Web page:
BBC Trust, the independent regulator that governs the broadcaster, today launched a wide-ranging review of to ensure the corporation’s websites offer sufficient public value. The trust will examine how output matches the BBC’s public-service remit, how distinctive it is and how it is adapting to web developments. This is the first of the trust’s major reviews of key BBC services, which it is charged with conducting every five years.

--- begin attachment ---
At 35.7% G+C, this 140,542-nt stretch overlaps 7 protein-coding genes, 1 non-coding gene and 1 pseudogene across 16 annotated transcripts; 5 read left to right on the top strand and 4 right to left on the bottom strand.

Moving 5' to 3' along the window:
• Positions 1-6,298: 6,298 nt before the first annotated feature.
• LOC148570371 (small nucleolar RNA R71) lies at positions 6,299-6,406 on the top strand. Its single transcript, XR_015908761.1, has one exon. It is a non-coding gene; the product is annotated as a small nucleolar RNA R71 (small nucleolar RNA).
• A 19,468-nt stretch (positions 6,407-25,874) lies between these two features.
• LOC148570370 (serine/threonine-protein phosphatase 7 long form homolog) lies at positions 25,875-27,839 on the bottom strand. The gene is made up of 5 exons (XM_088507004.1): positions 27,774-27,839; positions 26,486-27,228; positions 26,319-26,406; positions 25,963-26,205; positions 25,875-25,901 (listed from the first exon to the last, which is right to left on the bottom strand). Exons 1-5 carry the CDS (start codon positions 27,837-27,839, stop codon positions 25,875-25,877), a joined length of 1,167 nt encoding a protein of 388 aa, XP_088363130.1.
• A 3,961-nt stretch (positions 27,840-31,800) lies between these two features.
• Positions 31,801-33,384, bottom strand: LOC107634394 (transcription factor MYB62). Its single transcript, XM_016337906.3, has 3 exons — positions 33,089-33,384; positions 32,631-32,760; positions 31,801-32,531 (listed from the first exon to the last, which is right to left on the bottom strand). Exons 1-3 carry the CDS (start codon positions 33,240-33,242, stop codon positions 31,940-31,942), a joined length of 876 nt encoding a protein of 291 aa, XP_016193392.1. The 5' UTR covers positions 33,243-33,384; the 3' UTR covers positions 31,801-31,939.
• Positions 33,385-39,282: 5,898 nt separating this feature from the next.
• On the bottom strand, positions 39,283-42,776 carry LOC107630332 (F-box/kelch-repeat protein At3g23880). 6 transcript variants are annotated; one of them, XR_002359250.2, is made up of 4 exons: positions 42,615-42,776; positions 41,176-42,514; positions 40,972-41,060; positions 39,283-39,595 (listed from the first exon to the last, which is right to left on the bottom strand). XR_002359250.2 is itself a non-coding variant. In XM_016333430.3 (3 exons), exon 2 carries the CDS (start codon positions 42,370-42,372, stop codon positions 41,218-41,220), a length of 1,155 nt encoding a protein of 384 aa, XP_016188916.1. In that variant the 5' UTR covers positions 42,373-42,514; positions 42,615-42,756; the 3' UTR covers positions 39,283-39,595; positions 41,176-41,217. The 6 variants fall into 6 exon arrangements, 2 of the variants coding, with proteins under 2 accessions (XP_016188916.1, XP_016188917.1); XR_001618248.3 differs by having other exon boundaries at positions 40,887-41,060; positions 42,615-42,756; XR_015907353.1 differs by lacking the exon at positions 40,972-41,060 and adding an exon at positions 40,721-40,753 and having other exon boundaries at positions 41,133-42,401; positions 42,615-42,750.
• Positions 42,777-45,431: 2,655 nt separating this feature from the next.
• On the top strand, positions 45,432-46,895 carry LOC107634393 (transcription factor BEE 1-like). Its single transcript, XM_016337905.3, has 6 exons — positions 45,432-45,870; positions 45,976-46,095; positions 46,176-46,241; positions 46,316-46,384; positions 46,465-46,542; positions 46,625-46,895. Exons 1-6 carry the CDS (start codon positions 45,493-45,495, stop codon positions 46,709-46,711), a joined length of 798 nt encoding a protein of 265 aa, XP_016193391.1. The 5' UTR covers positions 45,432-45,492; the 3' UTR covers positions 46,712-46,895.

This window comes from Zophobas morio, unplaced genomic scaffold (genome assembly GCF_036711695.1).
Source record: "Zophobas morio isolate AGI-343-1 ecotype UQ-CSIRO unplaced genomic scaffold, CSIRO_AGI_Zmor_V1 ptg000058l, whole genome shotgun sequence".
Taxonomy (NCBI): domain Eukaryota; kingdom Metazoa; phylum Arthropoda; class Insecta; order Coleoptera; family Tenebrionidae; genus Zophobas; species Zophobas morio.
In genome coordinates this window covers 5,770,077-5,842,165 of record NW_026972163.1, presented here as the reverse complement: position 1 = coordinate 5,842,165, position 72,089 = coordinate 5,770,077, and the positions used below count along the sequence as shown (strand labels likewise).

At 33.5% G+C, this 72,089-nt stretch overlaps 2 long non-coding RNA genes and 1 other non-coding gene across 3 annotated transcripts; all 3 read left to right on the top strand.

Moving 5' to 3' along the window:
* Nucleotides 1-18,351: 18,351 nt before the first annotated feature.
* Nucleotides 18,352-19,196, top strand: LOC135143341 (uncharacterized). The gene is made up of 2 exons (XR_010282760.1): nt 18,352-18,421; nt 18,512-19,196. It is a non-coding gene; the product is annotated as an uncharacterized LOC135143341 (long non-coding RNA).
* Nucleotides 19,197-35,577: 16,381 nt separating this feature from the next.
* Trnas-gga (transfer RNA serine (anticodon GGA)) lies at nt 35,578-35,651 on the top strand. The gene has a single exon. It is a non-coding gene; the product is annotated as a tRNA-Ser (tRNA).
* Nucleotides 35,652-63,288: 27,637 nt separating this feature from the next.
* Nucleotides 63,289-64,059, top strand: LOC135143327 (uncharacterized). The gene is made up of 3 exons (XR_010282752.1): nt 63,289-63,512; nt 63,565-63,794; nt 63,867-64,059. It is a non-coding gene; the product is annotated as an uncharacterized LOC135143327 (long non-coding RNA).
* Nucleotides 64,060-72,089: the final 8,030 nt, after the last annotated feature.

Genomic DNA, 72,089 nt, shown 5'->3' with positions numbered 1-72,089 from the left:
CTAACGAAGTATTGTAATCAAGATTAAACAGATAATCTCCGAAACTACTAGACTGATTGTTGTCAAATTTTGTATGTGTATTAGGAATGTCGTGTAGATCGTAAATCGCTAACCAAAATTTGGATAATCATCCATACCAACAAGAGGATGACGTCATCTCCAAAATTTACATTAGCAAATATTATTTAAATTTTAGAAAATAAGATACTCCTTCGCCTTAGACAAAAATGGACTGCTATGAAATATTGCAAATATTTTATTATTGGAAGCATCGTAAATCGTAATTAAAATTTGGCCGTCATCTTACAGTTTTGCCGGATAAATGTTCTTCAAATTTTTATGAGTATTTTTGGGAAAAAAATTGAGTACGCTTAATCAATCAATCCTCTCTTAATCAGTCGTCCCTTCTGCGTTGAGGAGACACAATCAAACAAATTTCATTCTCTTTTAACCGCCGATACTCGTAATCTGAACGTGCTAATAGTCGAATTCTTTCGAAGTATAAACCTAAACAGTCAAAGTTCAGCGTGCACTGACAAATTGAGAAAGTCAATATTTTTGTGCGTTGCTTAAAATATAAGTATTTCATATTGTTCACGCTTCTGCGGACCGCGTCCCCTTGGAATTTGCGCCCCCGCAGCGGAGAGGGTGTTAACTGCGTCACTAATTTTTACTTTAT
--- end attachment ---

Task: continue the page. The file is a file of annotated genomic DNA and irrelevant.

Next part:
The last such review, conducted by Philip Graf in 2003 before the trust was conceived, called for more links to commercial media sites, said what’s-on listings should be scaled back because the commercial sector already did the same thing and imposed a quota under which 25 percent of content must be commissioned from independent producers. If the trust’s brief record since its January birth is anything to go by, the BBC could face a tough time justifying many of its services. The Trust already has ordered the closure of the BBC Jam education site after complaints from commercial rivals, leading to 200 job cuts, and blocked several proposed features of the iPlayer (but didn’t ensure platform neutrality). The trust published review guidelines; results are due in early 2008.